Last updated on February 18th, 2021
It’s that time of year up here in Boston—we’re going apple picking! We usually have so much fun that we get carried away and end up coming home with tons of apples.
We eat some plain and I usually make applesauce and apple pie but after that I run out of ideas.
Do you have any suggestions for other things we can do with apples?
The good folks at The Kitchn were once again on the same mental path as me last week, explaining how to make apple butter.
It’s an extension of applesauce, so if you’re already familiar with that simple process, you’re already halfway there.
Instead of the stovetop, I am apt to put my apple butter in my Dutch oven for hours at a time, but if you have a smaller slow cooker than my All-Clad monster, that might be a good idea too.
In addition to that tempting project, I’ve brainstormed a few other options that run toward the savory end of the spectrum, in case you’re bored with all that sweetness.
First, you could do a tweak on the traditional Waldorf salad, which is usually made with apples, celery, grapes, and walnuts in a mayonnaise-based dressing.
But for a fall twist, instead of grapes, try dried cranberries, and mix in pecans instead of walnuts.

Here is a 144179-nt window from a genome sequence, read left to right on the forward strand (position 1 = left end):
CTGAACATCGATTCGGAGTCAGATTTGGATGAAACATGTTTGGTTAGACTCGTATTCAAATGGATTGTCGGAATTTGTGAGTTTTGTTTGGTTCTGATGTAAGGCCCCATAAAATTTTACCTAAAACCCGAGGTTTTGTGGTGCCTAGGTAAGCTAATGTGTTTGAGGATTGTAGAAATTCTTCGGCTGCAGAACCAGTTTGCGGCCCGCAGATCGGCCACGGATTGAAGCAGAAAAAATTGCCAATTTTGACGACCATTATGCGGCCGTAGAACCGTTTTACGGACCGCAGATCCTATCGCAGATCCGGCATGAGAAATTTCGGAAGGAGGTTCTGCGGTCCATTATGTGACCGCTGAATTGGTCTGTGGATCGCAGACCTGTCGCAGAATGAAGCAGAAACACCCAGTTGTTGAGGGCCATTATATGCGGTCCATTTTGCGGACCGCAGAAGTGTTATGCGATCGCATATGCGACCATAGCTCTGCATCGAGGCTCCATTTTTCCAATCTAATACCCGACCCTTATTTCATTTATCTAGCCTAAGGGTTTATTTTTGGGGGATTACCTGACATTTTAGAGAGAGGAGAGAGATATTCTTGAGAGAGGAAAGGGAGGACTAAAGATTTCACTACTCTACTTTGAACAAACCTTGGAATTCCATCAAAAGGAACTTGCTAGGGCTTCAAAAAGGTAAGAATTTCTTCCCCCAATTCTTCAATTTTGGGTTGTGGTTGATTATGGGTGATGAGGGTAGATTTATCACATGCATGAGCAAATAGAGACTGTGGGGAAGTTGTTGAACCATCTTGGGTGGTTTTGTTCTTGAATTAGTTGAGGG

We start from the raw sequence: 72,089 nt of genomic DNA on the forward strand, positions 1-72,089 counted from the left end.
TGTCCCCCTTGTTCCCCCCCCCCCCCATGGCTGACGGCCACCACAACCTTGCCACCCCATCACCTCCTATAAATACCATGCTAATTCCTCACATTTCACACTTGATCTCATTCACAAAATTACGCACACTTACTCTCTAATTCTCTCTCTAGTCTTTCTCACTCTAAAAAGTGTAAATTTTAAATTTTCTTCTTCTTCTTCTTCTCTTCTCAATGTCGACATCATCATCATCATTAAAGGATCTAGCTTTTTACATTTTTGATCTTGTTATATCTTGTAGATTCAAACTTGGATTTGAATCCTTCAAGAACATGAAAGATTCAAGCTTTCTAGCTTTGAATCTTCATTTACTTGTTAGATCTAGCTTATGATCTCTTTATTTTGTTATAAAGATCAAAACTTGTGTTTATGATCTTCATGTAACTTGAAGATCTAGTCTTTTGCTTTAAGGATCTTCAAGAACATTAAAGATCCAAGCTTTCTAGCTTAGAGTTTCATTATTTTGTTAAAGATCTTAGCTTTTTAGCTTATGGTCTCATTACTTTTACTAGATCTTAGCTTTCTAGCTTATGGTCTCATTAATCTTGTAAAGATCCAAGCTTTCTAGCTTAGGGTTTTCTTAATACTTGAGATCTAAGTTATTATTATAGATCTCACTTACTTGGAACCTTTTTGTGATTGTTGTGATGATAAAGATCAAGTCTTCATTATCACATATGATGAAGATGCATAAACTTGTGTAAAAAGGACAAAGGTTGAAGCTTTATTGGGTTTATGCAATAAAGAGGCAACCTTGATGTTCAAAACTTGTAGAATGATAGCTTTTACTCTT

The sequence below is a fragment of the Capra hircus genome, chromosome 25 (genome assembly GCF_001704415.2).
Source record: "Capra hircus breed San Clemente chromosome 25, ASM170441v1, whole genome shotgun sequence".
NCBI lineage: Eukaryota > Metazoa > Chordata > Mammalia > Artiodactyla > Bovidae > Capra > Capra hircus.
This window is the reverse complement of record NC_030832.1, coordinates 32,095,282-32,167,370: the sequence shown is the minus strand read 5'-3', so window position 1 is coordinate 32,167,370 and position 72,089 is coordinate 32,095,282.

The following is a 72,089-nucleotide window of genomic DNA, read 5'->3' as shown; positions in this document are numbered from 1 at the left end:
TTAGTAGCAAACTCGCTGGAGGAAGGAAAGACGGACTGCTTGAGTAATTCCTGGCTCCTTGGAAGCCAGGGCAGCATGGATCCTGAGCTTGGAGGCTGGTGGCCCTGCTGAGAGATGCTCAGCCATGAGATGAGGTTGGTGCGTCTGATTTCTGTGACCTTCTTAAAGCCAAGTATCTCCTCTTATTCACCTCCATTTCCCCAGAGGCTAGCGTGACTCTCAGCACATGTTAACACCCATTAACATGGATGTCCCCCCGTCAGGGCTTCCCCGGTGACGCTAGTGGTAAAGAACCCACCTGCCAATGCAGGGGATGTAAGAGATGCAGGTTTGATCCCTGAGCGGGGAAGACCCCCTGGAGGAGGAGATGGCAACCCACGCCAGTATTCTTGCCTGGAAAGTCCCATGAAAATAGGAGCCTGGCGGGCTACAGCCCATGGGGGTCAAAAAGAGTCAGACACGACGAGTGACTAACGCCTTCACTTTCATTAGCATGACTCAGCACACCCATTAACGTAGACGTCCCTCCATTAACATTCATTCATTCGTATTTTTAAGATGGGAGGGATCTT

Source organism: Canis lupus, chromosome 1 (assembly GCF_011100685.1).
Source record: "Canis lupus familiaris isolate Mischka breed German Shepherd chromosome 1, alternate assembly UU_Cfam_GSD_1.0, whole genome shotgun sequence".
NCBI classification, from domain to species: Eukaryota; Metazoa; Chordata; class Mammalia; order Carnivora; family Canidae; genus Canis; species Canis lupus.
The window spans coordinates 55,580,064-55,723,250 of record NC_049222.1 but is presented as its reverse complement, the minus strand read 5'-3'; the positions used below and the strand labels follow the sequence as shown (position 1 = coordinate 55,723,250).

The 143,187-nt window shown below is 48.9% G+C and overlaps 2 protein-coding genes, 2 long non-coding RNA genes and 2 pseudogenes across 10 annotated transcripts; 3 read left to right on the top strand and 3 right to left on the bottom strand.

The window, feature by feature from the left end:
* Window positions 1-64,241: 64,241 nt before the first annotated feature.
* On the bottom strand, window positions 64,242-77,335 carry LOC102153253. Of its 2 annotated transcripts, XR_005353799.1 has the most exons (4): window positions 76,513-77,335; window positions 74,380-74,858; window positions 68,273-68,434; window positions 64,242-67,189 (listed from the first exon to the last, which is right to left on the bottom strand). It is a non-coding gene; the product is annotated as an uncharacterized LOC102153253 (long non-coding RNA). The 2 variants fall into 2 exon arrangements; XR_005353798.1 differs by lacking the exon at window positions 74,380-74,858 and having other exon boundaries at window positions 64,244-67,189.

Apples pair so well with blue cheese that you should definitely add a few crumbles to the salad too, if stinky cheeses are your thing.
In the recipe below, took the idea of applesauce in the opposite direction of apple butter to make a spicy apple chutney.
This condiment is amazing with pork chops, of course, but also pairs well with cheddar cheese on crackers as a snack.
(I know from experience; I ate a whole plateful while writing this post!)
Surprisingly, spicy apple chutney is also great over oatmeal for a big wake-up call in the morning.
- 2 apples, chopped into 1-inch dice
- 3 dried or fresh figs, chopped
- 1 tablespoon grated fresh ginger
- 1 teaspoon curry powder
- 1 small shallot, minced
- 1 small serrano pepper, minced
- juice of 1 lemon
- 1 stick cinnamon
- 1 bay leaf
- Add all ingredients to a medium (2-quart) saucepan.
- Bring to a simmer over medium-low heat and cook until the apples are tender but retain just a bit of bite in the center, 10-15 minutes.
- Remove the cinnamon and bay leaf and check the consistency.
- If the chutney is too chunky for your tastes, just mash gently with your potato masher until it suits you.